And just what does “de-acceleration” mean?
From the Florida Bar Journal, (with important implications across all of foreclosures):
Mortgages in Florida are property liens securing the payment of debt, memorialized in a promissory note. Judicial foreclosure is the primary remedy available to recoup unpaid mortgage debt.3 Thus, at its simplest, a mortgage foreclosure is an action in breach of a promissory note, requesting judicial sale of property secured by the note through the mortgage. Modern notes and mortgages are most often installment contracts, whereby a new payment is due each month until the note and mortgage reach a maturity date.4 As such, the statute of limitations for an action on a written contract or foreclosure on a mortgage applies to enforcement of the note and mortgage. Florida law provides a five-year statute of limitations for both.5 The five-year limitations period for foreclosure begins when the foreclosure claim accrues against the borrower.
Further, if a lender takes affirmative action to accelerate the note and mortgage, then the application and accrual of the statute of limitations for recovering under the note and mortgage also evolve. Rather than accruing with each defaulted installment, one unified limitations period accrues immediately on all of the installment payments, i.e., triggering the limitations period for the entire principal balance through maturity.13 Thus, if the mortgage gives the lender an option to accelerate the entire debt balance after a defaulted payment, a single claim for the entire remaining balance can and does accrue when the lender exercises the contractual right to accelerate.14 It is of some debate in Florida whether the acceleration of the note and mortgage debt and the accrual of the statute of limitations may thereafter be undone by reinstatement of the original installment terms or dismissal of the foreclosure complaint alleging acceleration.15 Whether there can be a deceleration of the accelerated note and mortgage to restart the clock remains unanswered by Florida state courts.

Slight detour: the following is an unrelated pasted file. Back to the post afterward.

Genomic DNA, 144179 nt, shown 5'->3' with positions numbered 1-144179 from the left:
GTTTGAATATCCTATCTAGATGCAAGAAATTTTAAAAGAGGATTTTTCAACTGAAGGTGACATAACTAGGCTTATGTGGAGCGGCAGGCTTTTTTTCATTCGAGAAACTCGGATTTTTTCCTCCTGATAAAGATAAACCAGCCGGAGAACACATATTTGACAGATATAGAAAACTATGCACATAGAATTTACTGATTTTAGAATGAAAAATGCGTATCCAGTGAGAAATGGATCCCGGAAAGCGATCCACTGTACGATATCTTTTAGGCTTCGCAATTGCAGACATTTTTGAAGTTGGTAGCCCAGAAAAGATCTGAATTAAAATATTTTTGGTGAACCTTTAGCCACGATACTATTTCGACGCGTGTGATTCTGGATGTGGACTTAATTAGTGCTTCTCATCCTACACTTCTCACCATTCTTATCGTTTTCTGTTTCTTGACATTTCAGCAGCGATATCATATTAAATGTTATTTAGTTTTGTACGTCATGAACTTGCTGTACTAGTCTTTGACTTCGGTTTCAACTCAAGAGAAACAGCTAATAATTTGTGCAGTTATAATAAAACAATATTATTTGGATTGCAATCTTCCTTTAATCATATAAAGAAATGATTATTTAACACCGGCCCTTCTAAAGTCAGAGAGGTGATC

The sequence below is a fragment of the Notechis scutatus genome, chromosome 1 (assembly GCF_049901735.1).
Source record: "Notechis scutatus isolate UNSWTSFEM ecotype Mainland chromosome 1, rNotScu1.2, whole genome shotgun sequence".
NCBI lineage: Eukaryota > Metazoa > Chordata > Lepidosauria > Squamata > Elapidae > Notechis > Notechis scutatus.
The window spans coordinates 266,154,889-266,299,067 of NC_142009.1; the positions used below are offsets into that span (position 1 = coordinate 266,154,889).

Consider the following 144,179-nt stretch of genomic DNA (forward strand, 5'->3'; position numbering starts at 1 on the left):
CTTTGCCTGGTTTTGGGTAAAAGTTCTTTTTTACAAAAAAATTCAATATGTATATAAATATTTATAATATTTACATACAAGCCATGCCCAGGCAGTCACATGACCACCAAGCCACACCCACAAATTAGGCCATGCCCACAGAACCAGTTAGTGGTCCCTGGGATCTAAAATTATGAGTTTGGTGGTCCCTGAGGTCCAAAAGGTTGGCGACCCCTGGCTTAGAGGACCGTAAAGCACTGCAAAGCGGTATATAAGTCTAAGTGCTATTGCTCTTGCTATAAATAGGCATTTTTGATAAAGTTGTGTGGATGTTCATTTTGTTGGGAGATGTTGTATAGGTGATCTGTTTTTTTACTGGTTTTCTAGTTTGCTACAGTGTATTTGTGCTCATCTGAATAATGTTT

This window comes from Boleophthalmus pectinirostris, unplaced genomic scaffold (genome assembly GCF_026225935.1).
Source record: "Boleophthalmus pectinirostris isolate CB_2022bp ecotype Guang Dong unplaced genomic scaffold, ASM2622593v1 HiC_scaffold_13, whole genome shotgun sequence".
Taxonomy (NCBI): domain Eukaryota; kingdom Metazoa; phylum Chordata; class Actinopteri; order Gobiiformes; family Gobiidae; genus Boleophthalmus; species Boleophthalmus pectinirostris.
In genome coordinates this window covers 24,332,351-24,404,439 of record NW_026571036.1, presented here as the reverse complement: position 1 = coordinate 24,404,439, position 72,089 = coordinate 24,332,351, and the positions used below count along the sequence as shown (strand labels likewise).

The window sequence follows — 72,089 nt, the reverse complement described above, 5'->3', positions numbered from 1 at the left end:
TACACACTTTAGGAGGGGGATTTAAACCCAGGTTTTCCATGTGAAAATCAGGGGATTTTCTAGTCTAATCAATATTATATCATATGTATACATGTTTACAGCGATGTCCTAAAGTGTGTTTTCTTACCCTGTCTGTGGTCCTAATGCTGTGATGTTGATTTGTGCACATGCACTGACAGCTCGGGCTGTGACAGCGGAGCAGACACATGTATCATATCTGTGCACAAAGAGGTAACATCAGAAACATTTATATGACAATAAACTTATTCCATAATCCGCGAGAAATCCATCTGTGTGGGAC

Deceleration and Involuntary Dismissal
Beginning with Singleton v. Greymar Assocs., 882 So. 2d 1004 (Fla. 2004), courts have been pouring the foundation of deceleration in Florida. In Singleton, the Florida Supreme Court held that an involuntary dismissal with prejudice of a mortgage foreclosure action did not preclude by res judicata a later foreclosure action based on a subsequent default involving the same note and mortgage. The court held against res judicata preclusion because the dismissal with prejudice only had the effect of adjudication on the merits as to the first date of default, leaving the lender free to assert foreclosure and acceleration as to the subsequent default. The court stated:
[A borrower] may prevail in a foreclosure action by demonstrating that she [or he] was not in default on the payments alleged to be in default, or that the [lender] had waived reliance on the defaults. In those instances, the [lender and borrower] are simply placed back in the same contractual relationship with the same continuing obligations. Hence, an adjudication denying acceleration and foreclosure under those circumstances should not bar a subsequent action a year later if the [borrower] ignores [his or] her obligations on the mortgage and a valid default can be proven. . . . This seeming variance from the traditional law of res judicata rests upon a recognition of the unique nature of the mortgage obligation and the continuing obligations of the parties in that relationship. . . . If res judicata prevented a [lender] from acting on a subsequent default even after an earlier claimed default could not be established, the [borrower] would have no incentive to make future timely payments on the note….17
The court reasoned that “clearly, justice would not be served if the [lender] was barred from challenging the subsequent default payment solely because he [or she] failed to prove the earlier alleged default.”18 The court held that a later valid default provided a new and independent right to accelerate the note for a later foreclosure action, which was not precluded by the prior adjudication.19